The big picture is a familiar one: “The first six months of 2018 have clearly signaled that, barring a negative ‘shock event’, 2018 will be an exceptionally strong year for transportation and the economy,” asserted the just-released Cass Freight Index Report for June.
In June, the Cass Freight Shipments Index grew 7.2% year-over-year, while Expenditures accelerated 15.9% compared to June 2017. Overall freight volumes are growing at a healthy clip, but are still being outpaced by expenditures. Clearly, capacity tightness across modes is driving inflationary pressure, but Cass does not think rising transport costs have developed into a drag on macroeconomic performance—yet.
“June’s 15.9% increase clearly signals that capacity is tight, demand is strong, and shippers are willing to pay up for services to get goods picked up and delivered in all modes throughout the transportation industry,” Cass wrote.
Cass cited three leading indicators of American industrial production that are all still bullish signals for the economy: demand for flatbed trucking (associated with manufacturers’ capital expenditures on equipment and construction activity); railroads’ chemical carload volumes; and the price of West Texas Intermediate crude.
To get a quick snapshot of flatbed activity, Cass cites the DAT Flatbed Monthly Barometer. On that index, a value of 50 represents ‘equilibrium’; anything above that number indicates growth. The Flatbed Barometer broke above 50 in the first half of 2017 and sharply accelerated into the mid 60s toward the end of the year. In 2018, the flatbed barometer left previous highs (~69 in the summer of 2014) completely behind on its unprecedented climb past 110 before settling at around 102. For the month of June, flatbed spot rates were up 26.7% year-over-year, and contract rates saw 10.5% growth over the previous June.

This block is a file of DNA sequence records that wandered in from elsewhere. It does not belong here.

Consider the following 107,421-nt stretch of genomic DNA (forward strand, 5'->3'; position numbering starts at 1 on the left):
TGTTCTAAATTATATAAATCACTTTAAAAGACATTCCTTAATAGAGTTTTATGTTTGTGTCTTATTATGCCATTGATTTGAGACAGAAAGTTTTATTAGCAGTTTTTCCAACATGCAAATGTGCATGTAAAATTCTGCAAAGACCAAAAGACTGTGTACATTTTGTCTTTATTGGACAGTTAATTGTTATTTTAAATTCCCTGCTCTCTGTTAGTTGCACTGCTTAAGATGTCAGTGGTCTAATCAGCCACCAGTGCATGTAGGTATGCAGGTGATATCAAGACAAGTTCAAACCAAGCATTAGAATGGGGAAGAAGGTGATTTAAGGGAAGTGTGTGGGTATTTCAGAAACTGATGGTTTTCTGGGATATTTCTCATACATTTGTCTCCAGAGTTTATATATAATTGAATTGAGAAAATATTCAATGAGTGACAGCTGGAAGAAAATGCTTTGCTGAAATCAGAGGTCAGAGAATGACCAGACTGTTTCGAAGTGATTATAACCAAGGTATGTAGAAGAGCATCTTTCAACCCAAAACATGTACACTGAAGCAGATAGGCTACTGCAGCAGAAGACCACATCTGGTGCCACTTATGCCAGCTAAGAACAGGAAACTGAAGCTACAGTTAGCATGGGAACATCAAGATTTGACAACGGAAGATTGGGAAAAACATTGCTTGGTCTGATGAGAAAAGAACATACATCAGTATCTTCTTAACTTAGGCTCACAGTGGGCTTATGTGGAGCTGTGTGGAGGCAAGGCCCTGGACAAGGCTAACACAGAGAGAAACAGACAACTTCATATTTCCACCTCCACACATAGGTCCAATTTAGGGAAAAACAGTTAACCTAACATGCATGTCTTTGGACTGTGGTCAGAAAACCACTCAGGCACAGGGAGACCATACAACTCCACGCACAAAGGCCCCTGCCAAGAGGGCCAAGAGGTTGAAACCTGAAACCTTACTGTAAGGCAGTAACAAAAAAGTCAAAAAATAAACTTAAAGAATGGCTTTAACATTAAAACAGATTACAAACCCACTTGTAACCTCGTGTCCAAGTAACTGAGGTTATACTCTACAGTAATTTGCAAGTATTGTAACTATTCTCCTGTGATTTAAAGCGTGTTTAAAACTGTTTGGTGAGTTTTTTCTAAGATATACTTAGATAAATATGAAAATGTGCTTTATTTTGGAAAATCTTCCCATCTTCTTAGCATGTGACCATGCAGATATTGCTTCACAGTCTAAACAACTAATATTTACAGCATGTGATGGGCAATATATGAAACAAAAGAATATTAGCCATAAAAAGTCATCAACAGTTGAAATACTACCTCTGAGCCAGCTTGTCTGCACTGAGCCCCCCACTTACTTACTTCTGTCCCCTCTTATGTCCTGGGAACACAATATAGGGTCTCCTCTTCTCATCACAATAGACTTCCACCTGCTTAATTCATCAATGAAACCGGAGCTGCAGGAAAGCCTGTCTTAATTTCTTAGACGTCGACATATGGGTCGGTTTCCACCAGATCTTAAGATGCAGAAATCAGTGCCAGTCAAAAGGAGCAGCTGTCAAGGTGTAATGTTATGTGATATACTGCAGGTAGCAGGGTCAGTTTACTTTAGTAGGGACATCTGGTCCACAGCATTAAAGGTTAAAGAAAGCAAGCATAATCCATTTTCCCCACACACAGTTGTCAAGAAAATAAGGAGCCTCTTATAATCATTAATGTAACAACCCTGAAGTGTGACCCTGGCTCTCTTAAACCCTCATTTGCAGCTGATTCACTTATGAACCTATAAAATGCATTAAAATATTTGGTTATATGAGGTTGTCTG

Chemical carload volumes moved by rail—even excluding petroleum—have also climbed steeply since the beginning of 2018. “We have asserted for years that one of the best predictive indicators of U.S. domestic industrial activity was the chemical carload volume moved via railroad. Our assertion is simple: it is almost impossible to manufacture, or even assemble, anything in mass quantity without consuming chemicals,” Cass wrote.
The current American oil boom is the result of two developments, one legislative and one technological. The legislative development was the 2015 decision by the US Congress to lift bans on most petroleum exports; the technological development was the marriage of hydraulic fracturing and horizontal wells, which enabled the shale oil revolution. Furthermore, the US oil index, West Texas Intermediate, has enjoyed a significant discount against the international benchmark, Brent crude, making WTI more attractive on the global market and spurring exports. “As long as WTI crude oil stays above the marginal cost of production (>$60 a barrel), in the major U.S. fracking fields, we expect to see continued strong industrial economic growth,” Cass wrote.
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